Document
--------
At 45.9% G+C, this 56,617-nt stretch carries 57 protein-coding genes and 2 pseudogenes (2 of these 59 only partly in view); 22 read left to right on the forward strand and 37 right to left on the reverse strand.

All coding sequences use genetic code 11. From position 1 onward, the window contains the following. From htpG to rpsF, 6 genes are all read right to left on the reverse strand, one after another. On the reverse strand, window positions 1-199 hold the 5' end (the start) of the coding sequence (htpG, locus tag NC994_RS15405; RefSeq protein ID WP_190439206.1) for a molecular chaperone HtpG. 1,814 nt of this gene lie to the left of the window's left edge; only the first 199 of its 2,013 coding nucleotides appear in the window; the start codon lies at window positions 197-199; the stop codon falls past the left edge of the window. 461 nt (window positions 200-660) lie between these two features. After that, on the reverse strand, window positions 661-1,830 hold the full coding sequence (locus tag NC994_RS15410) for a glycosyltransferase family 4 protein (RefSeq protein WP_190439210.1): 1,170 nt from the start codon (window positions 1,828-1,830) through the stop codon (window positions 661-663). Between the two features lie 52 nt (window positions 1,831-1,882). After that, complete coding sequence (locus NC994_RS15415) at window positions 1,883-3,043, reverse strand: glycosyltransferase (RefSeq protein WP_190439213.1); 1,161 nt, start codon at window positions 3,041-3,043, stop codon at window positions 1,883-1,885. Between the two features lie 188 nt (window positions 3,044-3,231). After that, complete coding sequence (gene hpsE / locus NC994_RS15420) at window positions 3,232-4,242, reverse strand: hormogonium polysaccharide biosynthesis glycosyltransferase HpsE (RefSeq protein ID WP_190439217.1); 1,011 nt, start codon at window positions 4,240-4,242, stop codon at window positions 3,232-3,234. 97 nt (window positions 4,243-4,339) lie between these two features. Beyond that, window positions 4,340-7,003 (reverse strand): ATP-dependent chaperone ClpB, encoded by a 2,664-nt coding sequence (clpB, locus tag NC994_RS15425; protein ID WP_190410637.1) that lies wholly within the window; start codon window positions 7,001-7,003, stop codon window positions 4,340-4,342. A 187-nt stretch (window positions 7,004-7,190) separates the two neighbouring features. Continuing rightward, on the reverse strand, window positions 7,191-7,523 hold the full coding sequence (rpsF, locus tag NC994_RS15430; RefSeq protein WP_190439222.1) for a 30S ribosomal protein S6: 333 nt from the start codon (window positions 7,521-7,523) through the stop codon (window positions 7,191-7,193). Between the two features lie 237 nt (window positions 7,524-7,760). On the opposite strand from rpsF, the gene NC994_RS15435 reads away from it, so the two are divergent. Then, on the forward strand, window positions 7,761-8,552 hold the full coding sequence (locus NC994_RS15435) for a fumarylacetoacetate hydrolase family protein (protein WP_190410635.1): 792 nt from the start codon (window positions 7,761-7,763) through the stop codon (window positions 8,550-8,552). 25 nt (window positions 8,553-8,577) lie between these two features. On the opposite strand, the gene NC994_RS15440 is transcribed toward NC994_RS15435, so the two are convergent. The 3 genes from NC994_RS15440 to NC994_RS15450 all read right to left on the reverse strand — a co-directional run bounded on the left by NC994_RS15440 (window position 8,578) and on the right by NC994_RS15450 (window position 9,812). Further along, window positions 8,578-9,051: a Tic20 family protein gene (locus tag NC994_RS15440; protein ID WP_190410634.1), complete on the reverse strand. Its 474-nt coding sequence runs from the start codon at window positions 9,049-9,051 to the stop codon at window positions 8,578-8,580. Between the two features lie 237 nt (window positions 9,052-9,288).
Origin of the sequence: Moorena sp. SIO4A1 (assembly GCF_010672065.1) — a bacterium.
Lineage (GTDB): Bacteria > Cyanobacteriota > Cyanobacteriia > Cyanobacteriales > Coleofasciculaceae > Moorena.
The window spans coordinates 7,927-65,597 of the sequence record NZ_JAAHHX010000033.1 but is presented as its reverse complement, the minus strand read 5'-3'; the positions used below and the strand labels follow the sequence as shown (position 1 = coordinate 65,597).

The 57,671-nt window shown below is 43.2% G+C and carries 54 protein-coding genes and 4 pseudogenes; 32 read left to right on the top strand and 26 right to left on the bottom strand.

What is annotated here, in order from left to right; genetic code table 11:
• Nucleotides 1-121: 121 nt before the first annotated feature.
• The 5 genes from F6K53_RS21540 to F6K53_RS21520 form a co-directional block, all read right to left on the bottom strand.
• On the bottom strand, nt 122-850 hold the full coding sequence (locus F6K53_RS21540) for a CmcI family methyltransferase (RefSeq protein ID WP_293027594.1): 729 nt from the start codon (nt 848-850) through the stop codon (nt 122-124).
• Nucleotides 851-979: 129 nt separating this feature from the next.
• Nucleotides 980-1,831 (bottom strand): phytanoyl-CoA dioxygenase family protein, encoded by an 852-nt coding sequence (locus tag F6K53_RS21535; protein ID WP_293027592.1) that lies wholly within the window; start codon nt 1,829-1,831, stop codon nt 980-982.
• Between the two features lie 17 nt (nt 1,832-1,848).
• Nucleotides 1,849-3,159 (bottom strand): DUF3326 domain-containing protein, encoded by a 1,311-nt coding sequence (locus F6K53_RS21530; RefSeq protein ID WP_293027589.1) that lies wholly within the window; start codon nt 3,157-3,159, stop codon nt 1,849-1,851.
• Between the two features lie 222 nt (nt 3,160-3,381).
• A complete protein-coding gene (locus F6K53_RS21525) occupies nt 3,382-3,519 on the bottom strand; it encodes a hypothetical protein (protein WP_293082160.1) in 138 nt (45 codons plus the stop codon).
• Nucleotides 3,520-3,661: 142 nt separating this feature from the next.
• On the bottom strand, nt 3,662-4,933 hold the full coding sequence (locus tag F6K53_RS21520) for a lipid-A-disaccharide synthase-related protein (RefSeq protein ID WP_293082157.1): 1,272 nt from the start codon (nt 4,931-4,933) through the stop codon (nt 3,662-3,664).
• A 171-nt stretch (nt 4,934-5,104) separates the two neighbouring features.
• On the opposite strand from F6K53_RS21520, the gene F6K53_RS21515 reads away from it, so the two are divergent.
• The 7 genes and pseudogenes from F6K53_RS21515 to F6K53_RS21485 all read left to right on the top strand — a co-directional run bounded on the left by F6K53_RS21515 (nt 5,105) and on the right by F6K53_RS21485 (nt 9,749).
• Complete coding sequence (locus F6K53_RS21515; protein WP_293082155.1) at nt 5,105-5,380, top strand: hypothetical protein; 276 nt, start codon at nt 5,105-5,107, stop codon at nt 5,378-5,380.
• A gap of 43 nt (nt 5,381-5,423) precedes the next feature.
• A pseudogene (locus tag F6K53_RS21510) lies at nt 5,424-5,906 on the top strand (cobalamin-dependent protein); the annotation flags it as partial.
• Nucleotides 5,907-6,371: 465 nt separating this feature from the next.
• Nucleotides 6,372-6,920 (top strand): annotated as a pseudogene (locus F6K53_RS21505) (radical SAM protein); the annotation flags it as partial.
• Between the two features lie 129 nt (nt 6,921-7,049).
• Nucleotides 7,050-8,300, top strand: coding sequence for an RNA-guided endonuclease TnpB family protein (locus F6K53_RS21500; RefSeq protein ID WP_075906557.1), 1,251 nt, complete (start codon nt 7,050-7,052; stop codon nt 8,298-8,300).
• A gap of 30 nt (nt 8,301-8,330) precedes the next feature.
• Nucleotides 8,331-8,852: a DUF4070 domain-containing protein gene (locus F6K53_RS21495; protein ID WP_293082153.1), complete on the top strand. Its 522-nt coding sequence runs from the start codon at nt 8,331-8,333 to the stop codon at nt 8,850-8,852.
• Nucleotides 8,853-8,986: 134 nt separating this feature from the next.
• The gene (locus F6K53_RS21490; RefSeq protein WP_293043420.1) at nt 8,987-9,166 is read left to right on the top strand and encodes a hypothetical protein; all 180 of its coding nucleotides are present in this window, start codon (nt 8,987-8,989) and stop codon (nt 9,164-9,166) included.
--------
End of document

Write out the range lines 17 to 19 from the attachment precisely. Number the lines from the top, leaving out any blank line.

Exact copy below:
• Nucleotides 3,520-3,661: 142 nt separating this feature from the next.
• On the bottom strand, nt 3,662-4,933 hold the full coding sequence (locus tag F6K53_RS21520) for a lipid-A-disaccharide synthase-related protein (RefSeq protein ID WP_293082157.1): 1,272 nt from the start codon (nt 4,931-4,933) through the stop codon (nt 3,662-3,664).
• A 171-nt stretch (nt 4,934-5,104) separates the two neighbouring features.